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Tax season: 3 money-saving things people commonly miss when filing

If you forget about these three things, you could tax a financial hit when filing your taxes.
If you forget about these three things, you could tax a financial hit when filing your taxes. Getty Images

With this year’s income tax deadline quickly approaching (it’s April 30 for most people, and June 15 for those who are self-employed), Golden Girl Finance worked with Audrey McNab, a client service leader and master tax professional at H&R Block, to not only file their taxes, but also dig up three things people commonly miss when submitting their claims.

The result? A list of key things even the most experienced financiers overlook that could save them big bucks.

Note the below and you may score a bigger tax return for 2015.

Want a few more must-know tax tips? Click over to Slice.ca.

1. The first 60

Recent changes to rules around RRSP deductions means you now have from March 1 in “year one” to the February 28 in “year two” to make contributions you intend to claim in your “year one” tax return.

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“RRSP receipts for the first 60 days of the year are being missed and many clients come in with receipts only for 2015,” says McNab. “It’s causing a lot of confusion.”

But there’s reason for it.

“It gives taxpayers the option of putting this deduction in after they’ve found out just how much they made in that year,” adds McNab. “You could reduce your tax owed substantially simply by putting in that extra $1,000 to bump you back down to the lower tax bracket.”

READ MORE: This little-known insurance policy could change your life

2. Pay it forward — and push it forward

Opting to claim your charitable donations in the same year you make them might not be the most generous thing you can do for your own wallet.

Charitable donations can be stowed away for as many as five years and used in the sixth year along with any charitable donations made during that season. Amounts up to $200 are multiplied at 15 per cent to calculate the total tax credit while any dollar over and above $200 is multiplied at 29 per cent. McNab recommends saving up your charitable donations for as long as it’s beneficial in order to maximize their value.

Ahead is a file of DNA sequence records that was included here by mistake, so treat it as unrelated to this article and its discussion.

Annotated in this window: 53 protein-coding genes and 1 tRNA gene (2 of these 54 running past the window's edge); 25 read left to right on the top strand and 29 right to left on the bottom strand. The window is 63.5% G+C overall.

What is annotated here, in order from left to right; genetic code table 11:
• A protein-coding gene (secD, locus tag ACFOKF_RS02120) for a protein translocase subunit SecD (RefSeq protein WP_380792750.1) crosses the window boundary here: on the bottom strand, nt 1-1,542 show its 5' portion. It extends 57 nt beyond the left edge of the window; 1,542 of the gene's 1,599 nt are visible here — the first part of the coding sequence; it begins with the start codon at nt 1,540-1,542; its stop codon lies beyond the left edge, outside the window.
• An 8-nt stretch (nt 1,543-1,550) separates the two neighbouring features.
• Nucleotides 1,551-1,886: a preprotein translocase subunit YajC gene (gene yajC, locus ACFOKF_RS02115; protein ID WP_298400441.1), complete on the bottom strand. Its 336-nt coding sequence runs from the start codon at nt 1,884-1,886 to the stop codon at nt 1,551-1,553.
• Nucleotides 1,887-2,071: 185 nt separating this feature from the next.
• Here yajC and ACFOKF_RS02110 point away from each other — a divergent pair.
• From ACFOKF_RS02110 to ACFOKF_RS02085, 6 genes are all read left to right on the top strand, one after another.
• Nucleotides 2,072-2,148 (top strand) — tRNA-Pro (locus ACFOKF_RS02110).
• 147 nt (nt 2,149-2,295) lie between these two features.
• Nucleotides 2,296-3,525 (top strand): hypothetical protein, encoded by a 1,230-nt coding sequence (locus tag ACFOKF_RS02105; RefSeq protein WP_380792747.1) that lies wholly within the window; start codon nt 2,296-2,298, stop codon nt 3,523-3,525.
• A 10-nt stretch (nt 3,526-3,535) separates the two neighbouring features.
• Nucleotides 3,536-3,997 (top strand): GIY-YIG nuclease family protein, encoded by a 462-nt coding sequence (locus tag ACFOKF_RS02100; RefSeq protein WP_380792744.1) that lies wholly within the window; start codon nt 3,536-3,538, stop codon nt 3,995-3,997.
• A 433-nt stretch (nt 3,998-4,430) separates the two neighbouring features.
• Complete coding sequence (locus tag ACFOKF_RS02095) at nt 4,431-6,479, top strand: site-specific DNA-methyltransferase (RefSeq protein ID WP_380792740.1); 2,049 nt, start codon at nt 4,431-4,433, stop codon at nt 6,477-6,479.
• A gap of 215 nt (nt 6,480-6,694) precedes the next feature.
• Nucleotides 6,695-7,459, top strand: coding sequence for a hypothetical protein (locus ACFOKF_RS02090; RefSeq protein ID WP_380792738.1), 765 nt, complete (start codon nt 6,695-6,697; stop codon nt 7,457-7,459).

“Claiming these each year might save a couple of dollars, but rarely are they enough to actually make a significant impact,” warns McNab.

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READ MORE: How a savings account eats up your money

3. Give credit where it’s due

According to McNab, “If you’re owed money, no one’s going to tell you about it.” (Surprising — we know.)

Here are a few credits and deductions you may be missing:

• Rent: In Manitoba, you could earn $700 toward your refund if you paid $5,000 or more in rent during the tax year.

Child care expenses: If you’re in a higher tax bracket, this deduction could help reduce both your tax rate and your total tax payable. In most cases, this deduction must be claimed by the lower-income spouse. There are special circumstances under which the higher-income earner can claim these expenses, giving you and your household a bigger bang for your buck (and yes — the school lunch program counts). Your tax professional can help you identify the best way to benefit from this deduction.

Children’s arts and fitness programs: These non-refundable credits are ones you’ll want to exercise. These can be used to reduce your tax payable; and the children’s fitness tax credit is also now federally refundable (at least, for now).

• Disability expenses: You may be able to claim certain disability tax credits and deductions.

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• Tuition expenses: Depending on the province in which you reside, tuition tax credit rules vary.

For more tax tips, click over to Slice.ca!